Spirit Week 2020: Scrambled Cinema

Sophomore boys compete against their freshman counterparts in Tug of War on the first day of Spirit Week 2020. Photograph by Jarin Ashimine ('20)

Middle and high school students are starting the new year with Spirit Week. This year’s theme has an unusual twist. Titled “Scrambled Cinema,” the theme requires each grade to do a mash-up of a popular movie with a particular decade. This year’s dress up days also features two new themes: Future Day is on Monday and Children’s Story Day is on Tuesday.

Student council Treasurer Aaron Omon said, “It will be very entertaining to see what the Pepper Squads come up with for their plays.” Alyssa Mayeshiro, senior class president, likes the new twist on the theme. The senior class’s theme is High School Musical in the 80s. “I really like our theme because the 80s is full of color, music, and fun, which makes it the perfect decade to recreate a teenage musical.” Other than the theme itself, students are generally excited for the week’s activities. Sophomore Caetlin Dias looks forward to watching all the Pepper Squad performances and also is excited to watch the seventh graders cheer because this is their first year competing in Spirit Week.

However, even though Spirit Week is characterized by class spirit and intense intramural competition, there are a number of students who feel ambivalent toward the week. Senior Lance Tasaka, who has dutifully participated in dress-up and class cheers over the years, feels that Spirit Week is a “waste of time” and leads to unhealthy dynamics between students. He explained, “I think that many people get a bit too emotional and it makes the environment for the people who don’t like Spirit Week really uncomfortable.” Although the week is a time for class unity and friendly competition between grade levels, it often has the opposite effect as competition and differing attitudes lead to conflict. Tasaka said, “Everyone can feel the tension created by the people who are hell-bent on winning.” His least favorite events are cheers and dress up days because he feels “they are the source of most of the toxicity when it comes to Spirit Week.”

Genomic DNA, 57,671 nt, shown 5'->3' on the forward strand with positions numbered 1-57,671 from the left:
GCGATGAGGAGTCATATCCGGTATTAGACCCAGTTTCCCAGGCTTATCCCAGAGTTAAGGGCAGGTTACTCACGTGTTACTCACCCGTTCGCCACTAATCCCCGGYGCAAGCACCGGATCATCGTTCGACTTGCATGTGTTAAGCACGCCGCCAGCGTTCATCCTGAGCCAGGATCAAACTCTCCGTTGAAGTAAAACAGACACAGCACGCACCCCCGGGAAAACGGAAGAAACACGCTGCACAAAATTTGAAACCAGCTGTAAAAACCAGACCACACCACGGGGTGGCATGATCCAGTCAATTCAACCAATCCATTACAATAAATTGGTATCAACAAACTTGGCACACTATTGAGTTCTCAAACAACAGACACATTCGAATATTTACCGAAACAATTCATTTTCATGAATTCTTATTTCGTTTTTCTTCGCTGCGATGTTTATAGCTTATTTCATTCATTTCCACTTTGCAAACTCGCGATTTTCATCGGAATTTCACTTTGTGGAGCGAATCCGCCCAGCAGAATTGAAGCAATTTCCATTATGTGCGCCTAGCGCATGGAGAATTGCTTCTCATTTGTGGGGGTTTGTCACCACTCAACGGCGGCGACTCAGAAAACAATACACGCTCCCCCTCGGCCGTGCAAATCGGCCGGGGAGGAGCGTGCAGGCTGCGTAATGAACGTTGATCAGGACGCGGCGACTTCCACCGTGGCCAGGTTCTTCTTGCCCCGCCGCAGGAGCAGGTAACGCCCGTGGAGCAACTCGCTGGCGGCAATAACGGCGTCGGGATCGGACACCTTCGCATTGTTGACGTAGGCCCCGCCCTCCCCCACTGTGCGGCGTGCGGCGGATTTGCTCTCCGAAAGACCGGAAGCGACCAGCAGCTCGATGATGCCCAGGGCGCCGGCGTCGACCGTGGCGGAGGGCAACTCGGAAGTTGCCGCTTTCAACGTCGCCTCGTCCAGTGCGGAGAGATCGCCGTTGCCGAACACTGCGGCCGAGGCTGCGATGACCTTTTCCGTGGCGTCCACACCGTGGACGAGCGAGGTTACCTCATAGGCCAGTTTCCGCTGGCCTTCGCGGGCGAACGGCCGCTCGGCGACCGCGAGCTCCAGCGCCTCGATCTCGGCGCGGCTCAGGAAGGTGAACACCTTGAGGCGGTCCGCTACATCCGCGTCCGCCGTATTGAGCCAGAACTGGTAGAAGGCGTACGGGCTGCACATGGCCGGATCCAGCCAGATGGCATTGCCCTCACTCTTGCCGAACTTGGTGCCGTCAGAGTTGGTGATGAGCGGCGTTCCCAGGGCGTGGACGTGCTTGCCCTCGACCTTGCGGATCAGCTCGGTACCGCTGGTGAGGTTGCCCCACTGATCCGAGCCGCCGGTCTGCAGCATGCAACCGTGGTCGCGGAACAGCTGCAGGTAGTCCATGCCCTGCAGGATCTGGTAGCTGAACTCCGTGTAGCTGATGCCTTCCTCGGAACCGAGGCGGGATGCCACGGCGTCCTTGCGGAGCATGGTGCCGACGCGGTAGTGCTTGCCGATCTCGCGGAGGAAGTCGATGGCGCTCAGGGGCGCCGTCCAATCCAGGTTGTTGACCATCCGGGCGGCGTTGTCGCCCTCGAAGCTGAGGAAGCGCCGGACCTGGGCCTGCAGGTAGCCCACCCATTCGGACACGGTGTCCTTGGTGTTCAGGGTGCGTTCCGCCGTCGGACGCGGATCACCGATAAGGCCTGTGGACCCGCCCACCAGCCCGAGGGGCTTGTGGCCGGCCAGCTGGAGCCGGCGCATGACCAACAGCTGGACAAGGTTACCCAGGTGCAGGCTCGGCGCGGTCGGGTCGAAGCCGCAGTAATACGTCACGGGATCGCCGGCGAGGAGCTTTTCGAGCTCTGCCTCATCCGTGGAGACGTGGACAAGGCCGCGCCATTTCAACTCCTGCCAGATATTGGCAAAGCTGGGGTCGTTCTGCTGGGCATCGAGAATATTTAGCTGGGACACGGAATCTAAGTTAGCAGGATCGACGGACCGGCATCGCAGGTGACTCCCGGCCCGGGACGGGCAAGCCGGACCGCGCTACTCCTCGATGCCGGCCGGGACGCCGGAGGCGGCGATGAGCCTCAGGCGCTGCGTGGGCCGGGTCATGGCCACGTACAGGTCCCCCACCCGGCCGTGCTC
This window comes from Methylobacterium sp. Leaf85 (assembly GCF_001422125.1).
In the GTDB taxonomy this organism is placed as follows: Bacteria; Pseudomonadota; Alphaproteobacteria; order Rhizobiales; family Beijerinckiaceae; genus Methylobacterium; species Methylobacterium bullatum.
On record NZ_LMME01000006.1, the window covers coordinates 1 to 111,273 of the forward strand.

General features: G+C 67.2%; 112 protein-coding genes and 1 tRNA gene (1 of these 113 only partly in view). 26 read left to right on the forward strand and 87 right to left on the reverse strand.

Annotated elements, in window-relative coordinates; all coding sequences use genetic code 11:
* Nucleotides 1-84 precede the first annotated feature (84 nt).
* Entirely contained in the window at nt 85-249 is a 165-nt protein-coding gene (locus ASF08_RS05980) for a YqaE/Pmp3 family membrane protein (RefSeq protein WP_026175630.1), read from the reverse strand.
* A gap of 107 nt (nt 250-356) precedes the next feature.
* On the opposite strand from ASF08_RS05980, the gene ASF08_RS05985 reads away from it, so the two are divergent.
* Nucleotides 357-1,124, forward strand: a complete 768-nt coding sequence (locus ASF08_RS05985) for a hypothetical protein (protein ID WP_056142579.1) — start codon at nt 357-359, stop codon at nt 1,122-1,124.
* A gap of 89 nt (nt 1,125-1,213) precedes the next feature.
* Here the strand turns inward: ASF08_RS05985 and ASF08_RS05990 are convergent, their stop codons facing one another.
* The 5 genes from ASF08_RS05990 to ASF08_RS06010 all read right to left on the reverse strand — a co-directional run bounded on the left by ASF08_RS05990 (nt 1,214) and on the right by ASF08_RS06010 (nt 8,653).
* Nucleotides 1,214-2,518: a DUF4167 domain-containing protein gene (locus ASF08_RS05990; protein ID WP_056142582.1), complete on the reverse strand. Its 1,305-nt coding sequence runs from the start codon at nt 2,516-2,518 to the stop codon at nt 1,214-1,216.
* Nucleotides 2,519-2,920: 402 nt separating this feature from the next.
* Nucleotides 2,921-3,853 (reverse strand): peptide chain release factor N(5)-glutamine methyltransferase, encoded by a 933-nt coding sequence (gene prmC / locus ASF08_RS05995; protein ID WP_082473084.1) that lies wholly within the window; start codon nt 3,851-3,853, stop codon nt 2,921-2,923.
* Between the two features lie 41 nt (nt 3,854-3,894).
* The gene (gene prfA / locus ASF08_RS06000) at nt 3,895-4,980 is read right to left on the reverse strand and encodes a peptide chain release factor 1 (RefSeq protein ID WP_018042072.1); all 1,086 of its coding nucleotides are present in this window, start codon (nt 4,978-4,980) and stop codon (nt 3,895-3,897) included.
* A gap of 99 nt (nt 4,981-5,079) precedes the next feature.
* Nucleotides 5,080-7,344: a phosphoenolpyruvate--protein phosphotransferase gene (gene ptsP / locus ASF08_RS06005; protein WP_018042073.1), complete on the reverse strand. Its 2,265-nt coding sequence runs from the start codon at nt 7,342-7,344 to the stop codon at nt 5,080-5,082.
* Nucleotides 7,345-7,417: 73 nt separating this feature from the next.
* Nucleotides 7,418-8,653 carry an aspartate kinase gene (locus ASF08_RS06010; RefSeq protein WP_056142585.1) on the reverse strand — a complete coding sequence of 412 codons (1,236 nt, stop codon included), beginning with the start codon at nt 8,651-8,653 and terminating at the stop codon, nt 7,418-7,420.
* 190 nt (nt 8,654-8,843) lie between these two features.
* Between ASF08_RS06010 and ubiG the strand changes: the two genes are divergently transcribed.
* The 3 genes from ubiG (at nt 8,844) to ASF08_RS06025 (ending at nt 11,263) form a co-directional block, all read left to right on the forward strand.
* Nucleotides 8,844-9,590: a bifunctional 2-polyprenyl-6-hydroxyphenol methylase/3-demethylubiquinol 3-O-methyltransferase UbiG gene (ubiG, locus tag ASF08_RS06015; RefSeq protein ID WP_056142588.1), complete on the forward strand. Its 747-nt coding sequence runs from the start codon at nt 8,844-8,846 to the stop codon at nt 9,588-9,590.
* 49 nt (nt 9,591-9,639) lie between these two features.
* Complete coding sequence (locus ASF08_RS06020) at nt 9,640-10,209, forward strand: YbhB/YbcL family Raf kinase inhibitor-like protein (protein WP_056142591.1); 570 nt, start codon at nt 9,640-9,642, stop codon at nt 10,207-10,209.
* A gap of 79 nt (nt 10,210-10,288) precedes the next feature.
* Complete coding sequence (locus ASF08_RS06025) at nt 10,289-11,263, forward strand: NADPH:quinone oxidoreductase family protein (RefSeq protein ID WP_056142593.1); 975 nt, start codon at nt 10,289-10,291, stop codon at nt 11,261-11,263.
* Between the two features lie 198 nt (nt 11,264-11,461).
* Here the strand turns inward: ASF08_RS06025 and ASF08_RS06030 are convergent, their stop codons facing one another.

English teacher Alexandra Taylor believes that Spirit Week is a rite of passage at HBA and an important event for the school. “There needs to be some element of camaraderie and having fun, otherwise when you look back there’s nothing pleasant about the memories.” However Taylor does see how it can become a negative experience when students mainly focus on winning rather than enjoying the moment. Taylor encourages students to participate and feels that those who aren’t as enthusiastic should still do the bare minimum for the sake of their class.

Senior Kaycee Nakashima, who is on the Cheer Committee for her class, considers herself a Spirit Week enthusiast. She enjoys seeing classes come together to accomplish a shared goal. She points out that student leaders don’t have it easy when trying to lead their class through Spirit Week. “It is disappointing when students complain… because a lot of work goes into the Pepper Squad, cheers, all of the committees and a lot of students don’t realize that.” Nakashima suggests that those who aren’t enthusiastic about Spirit Week should still try to make the most of it because it is a unique high school experience.

Here are the theme assignments for each grade:

Seniors: High School Musical in the 80s
Juniors: Maze Runner in the 70s
Sophomores: Indiana Jones in the 60s
Freshman: Fast and Furious in Medieval Times
Eighth Grade: Avengers in the 90s
Seventh Grade: Jurassic World in the 20s

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